It has come to our unfortunate attention that NATO and our good friend Barrack Osama-Llama 24th-century Obama have recently upped the stakes with regard to hacking. They now treat hacking as an act of war. So, we just hacked an FBI affiliated website (Infragard, specifically the Atlanta chapter) and leaked its user base.
In addition to taking Infragard offline (it was still down as of 7PM Sunday), LulzSec acquired the gmail address of Karim Hijazi, who runs Unveillance, a "white hat" company specializing in data breaches and botnets. Hijazi released a statement on Friday confirming their attacks. His post also included an IRC chat transcript of a conversation with members of LulzSec, in which they claim they are after his money:
(KARIM) So did we wrong you in some way, let’s get to the point?
(LULZ) <@Ninetales> If you wronged us, all of your affiliates would be crushed. Don’t worry, you’re in the good books. The point is a very crude word: extortion.
(LULZ) <@Ninetales> And what we’re both willing to agree upon that you sacrifice in return for our silence.
(LULZ) <@Ninetales> While I do get great enjoyment from obliterating whitehats from cyberspace, I can save this pleasure for other targets. Let’s just simplify: you have lots of money, we want more money.
Hijazi claims to have protected any sensitive client data from LulzSec and states that he "refuses to comply with their requests." However, LulzSec's statement claims that they're not interested in Hijazi's money, but simply wish to expose his company's involvement with U.S. attacks on Libya's communication systems:
We call upon journalists and other writers to delve through the emails carefully, as we have uncovered an operation orchestrated by Unveillance and others to control and assess Libyan cyberspace through malicious means: the U.S. government is funding the CSFI to attack Libya's cyber infrastructure.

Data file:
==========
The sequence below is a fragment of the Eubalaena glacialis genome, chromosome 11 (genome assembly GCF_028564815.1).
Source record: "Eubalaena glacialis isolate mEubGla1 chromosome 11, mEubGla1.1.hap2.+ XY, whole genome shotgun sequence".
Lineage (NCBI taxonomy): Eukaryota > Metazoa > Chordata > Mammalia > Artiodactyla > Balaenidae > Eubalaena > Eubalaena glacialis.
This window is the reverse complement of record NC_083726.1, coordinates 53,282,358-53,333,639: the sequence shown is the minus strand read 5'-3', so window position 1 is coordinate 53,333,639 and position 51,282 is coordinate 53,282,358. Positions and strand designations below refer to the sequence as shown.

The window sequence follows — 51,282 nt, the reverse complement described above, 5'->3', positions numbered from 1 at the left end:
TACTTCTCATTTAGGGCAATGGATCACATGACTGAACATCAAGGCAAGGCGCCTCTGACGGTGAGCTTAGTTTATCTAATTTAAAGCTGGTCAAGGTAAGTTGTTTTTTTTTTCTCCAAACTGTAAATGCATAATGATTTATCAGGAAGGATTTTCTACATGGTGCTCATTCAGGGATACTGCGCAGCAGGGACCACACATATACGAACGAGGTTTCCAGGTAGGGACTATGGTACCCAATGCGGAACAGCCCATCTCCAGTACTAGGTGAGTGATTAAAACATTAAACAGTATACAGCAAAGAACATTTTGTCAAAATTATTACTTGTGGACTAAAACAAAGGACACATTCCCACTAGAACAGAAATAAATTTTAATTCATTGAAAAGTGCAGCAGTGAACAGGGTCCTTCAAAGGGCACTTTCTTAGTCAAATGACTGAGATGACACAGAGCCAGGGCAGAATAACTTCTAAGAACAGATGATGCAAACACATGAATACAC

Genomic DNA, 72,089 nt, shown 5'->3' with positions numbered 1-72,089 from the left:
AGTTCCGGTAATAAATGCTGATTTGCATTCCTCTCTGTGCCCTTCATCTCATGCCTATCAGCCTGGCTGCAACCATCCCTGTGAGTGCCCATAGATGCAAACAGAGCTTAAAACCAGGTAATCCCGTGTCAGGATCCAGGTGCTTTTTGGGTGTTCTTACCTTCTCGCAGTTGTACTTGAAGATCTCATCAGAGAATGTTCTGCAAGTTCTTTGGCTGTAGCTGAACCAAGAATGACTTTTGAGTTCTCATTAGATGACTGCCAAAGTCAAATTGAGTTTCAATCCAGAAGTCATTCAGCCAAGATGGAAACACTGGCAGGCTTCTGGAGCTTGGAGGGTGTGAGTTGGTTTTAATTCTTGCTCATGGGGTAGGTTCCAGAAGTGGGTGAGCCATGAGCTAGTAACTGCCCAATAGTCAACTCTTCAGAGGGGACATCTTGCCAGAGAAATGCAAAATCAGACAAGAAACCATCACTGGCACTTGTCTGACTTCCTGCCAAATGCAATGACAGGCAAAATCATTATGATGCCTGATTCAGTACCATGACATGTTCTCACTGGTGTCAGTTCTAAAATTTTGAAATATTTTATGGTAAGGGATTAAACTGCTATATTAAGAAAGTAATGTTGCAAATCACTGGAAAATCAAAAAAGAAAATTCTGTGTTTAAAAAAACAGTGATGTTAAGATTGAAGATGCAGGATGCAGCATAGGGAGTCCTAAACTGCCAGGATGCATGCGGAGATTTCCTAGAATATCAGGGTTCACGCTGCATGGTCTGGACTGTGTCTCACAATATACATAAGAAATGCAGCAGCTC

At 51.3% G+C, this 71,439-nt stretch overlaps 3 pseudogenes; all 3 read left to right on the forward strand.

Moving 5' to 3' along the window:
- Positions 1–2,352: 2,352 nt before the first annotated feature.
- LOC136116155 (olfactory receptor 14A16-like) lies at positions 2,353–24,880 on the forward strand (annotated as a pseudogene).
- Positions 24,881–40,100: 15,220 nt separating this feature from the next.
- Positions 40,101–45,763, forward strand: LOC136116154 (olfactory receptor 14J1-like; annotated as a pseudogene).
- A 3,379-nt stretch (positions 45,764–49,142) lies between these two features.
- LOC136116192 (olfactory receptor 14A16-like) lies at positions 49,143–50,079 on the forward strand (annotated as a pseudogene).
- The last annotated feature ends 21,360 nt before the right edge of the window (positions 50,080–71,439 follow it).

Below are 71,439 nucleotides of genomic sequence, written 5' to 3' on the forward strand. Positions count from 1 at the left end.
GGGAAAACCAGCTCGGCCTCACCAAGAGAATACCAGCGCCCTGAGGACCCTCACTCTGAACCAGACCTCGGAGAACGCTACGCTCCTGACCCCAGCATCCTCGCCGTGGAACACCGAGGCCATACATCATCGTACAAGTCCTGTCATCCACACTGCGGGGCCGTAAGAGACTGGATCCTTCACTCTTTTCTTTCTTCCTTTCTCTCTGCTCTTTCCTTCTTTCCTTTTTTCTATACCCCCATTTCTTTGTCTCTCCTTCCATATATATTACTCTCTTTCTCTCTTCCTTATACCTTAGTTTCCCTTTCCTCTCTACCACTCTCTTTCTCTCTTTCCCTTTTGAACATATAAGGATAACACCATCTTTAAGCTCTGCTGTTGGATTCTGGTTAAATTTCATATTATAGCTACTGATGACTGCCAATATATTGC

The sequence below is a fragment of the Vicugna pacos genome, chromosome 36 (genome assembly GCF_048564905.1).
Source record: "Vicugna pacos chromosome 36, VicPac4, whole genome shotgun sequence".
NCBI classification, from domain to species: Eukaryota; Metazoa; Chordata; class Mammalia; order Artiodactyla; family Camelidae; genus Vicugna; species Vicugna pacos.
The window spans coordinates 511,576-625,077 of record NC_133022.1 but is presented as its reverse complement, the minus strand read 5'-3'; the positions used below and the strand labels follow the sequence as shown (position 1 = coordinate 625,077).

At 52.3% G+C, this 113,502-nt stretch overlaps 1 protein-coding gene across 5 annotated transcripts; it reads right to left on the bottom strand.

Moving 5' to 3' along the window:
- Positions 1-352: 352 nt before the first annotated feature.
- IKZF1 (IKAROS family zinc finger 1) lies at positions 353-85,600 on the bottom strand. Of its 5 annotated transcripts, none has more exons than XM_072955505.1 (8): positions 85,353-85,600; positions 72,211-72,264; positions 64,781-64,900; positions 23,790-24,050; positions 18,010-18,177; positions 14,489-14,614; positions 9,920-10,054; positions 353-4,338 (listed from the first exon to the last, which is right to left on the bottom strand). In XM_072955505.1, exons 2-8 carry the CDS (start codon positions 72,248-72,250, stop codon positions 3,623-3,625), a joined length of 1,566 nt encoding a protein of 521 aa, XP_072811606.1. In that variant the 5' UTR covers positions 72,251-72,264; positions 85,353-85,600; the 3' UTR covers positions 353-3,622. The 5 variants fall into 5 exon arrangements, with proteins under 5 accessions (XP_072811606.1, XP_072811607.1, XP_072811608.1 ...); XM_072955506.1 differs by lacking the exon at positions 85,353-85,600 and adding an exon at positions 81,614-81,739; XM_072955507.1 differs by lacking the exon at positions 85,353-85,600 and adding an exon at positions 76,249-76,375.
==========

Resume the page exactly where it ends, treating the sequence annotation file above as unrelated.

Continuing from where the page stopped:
Further twists developed Saturday when a post appeared on Pastebin from someone claiming to have infiltrated LulzSec. According to the anonymous (but not Anonymous) poster, an IRC chat had led to a postive ID of four LulzSec members, naming Adrian Lamo of 2600.com as the registrar of lulzsecurity.com. A rebuttal of sorts followed shortly thereafter, claiming these supposed "unmaskings" to be nothing more than names thrown into the IRC-mix for trolling purposes:
sabu, avunti, topiary, kayla, tflow, entropy, marduk and joepie91
these are some of the lulzsec guys, distanced from anonops, keeping the heat low
sailing the lulzyboat
if you are lucky enough to be invited to their private channel
be aware it is one of many for trolling the trolls :)
yo dawg we herd j00 leik lulzsecs so we put an adrian lamos and kevin mitnicks in your lulzsecs
so you can lulz while you lulz
So, where does that leave everything? Who knows? LulzSec apparently took a joyride through Nintendo's servers, prying free a server configuration file but leaving everything else untouched, out of love for Nintendo according to their tweet:
Re: Nintendo, we just got a config file and made it clear that we didn't mean any harm. Nintendo had already fixed it anyway. <3 them!
With both the U.S. and NATO pledging to fight back against cyberattacks, it remains to be seen how much collateral damage will be needed to justify the use of something stronger than sternly worded statements. LulzSec has made it clear that others are willing to step in for Anonymous proper, if it/they are otherwise detained. While it's certainly conceivable that anti-Anonymous actions are going on behind the scenes, the events of this weekend wouldn't seem to bode well for governmental agencies worldwide.